Finally, I began to find some confidence that I could get out of this mess. The first thing I did was get a mattress. Not a bed... just a mattress. I placed that on the floor and felt like a king. I had a bed. It would take a couple of more months to get a bed frame. That I got for free. Some remodeling was taking place where I worked and I was given the old lumber and I made my bed. Three years later, I still have that same mattress and bed frame. It is a reminder of where I was when I started this journey.

I share this because I was at the end of my rope. Within those three years, I went from $65,000 in the hole to being totally debt free.

With a mountain of debt looking at me, I had three choices. The first one was bankruptcy. I didn't go this route, but if I did, I wouldn't have felt bad... these debts were beyond my control. The second choice was increasing income. I did this in the past. I nearly worked myself to death with two jobs and I still couldn't get ahead. The third choice was what I decided to try and that was to reduce my expenses.

Without realizing it. I started this right from the first day I moved into this apartment. I promised myself that I would never bounce a check again. My old checking account had overdraft protection and I used it frequently.

To stop this bad habit, I started rounding up my checks and rounding down my deposits. In a way, this was my first savings account. If I wrote a check for $14.01, in the checkbook I would write $15. If I made a deposit for $100.99, I wrote in the checkbook $100.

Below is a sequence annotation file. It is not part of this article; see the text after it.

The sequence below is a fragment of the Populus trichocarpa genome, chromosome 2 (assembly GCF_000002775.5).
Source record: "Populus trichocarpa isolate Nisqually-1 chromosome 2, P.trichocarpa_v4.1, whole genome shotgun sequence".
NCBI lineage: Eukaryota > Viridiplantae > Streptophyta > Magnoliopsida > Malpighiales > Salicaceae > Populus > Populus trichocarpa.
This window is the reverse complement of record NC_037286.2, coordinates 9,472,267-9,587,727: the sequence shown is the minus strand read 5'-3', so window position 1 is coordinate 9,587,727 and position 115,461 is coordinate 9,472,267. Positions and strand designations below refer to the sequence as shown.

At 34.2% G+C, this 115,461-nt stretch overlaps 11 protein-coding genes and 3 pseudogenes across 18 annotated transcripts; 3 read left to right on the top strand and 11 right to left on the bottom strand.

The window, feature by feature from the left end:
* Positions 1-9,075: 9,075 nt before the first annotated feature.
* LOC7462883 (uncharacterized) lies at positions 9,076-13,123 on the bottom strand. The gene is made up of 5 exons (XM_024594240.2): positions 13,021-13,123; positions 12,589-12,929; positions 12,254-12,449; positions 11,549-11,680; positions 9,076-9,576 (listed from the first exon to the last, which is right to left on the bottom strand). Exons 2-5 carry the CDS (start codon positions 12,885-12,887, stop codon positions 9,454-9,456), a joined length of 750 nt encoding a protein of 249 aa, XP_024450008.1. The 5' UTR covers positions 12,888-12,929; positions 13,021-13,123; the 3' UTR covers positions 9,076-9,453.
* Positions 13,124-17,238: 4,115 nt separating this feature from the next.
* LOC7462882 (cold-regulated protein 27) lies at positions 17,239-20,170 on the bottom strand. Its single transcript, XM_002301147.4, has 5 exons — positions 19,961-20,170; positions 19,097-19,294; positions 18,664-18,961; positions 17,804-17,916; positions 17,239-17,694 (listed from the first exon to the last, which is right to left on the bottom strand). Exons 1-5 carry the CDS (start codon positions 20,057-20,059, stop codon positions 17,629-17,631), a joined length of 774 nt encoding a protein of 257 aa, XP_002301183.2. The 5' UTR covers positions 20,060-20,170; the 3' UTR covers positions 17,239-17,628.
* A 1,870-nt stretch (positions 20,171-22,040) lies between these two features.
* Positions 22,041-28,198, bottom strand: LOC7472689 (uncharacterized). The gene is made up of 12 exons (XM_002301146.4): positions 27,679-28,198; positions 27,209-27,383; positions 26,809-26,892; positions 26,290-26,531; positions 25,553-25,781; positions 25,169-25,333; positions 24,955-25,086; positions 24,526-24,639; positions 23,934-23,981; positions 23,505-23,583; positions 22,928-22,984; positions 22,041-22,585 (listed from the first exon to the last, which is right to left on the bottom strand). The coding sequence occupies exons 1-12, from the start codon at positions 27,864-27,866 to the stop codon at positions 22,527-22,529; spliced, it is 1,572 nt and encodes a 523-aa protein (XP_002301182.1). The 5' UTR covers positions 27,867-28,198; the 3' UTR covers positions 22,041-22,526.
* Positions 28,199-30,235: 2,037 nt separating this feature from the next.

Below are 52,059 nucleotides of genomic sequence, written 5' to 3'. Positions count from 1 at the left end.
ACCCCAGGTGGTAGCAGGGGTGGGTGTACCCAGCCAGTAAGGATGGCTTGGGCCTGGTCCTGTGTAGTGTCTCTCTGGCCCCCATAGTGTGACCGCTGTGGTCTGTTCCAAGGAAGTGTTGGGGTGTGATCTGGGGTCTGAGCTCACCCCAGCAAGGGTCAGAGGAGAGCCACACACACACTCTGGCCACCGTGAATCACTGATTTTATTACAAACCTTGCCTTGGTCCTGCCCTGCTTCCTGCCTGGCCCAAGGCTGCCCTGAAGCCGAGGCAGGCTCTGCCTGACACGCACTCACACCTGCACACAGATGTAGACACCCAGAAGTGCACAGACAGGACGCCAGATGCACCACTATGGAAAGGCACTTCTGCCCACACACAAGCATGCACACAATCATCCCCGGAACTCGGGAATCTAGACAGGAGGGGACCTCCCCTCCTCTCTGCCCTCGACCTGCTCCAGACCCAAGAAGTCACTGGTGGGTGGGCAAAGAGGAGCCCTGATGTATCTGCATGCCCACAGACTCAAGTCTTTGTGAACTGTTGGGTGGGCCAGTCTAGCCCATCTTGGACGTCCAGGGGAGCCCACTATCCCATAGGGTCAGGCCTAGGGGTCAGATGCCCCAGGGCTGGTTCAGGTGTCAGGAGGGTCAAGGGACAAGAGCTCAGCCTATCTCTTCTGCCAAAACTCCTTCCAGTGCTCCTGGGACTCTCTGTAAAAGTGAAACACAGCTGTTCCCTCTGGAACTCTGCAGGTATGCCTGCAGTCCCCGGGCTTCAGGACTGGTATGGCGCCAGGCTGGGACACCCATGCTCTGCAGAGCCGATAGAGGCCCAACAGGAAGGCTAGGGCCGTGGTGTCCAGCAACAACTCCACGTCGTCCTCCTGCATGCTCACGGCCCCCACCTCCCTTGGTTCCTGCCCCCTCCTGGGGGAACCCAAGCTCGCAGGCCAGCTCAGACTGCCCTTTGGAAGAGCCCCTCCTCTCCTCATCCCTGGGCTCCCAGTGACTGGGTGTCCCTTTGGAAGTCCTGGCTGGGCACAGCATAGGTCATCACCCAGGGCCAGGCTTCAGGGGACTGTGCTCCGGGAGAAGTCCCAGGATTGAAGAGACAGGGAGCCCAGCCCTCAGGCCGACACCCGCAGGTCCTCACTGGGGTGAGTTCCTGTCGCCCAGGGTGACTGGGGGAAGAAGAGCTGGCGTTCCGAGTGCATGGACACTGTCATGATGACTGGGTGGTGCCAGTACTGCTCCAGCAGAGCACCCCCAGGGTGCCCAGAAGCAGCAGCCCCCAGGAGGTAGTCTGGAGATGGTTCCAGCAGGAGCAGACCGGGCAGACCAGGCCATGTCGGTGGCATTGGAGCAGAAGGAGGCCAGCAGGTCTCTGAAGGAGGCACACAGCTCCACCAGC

And you know what? I haven't balanced my checkbook in three years. I do check it on-line once a month, just to see where I am at. Right now by this simple method I have created a nice little savings account in my checking account. Even though I know it's there when I see zero in the checkbook I know it's time to quit spending.

Right away I also quit using change. I do know how much change I have, but I haven't spent a penny, nickel, dime, or quarter, except for laundry, in three years.

In the course of the year I cut my expenses by over $9,000.  And I’m still trying to figure more ways to cut down on expenses.

So where did the money go?  With one salary I paid two large medical bills and one dental bill. I cleared up bills with pharmacies and clinics. Two credit cards, as well as a store credit card.  A third and final credit card was paid in the middle of September and all my debt is now gone! Yes, I lost my house… but you know what?  That house was a chain around my neck with its upkeep.  Keeping the lawnmower in working order, roof repairs, car maintenance, appliances… it was a money pit.

It wasn't all smooth sailing though. Living in town I walk everywhere so I don't use my car much yet I still want it to run when I need it. I had some major work done on it and new tires... paid with cash. I had a dream of making a musical CD with poems I wrote... I got it done and had it produced... paid with cash.

While I have really clamped down on what I spend money on, I have not become so frugal that I have no enjoyment at all. I do give myself rewards. The small rewards is a once a month Sunday newspaper. I walk past the bakery every day and once a month, I'll stop in and get a couple of sweet rolls.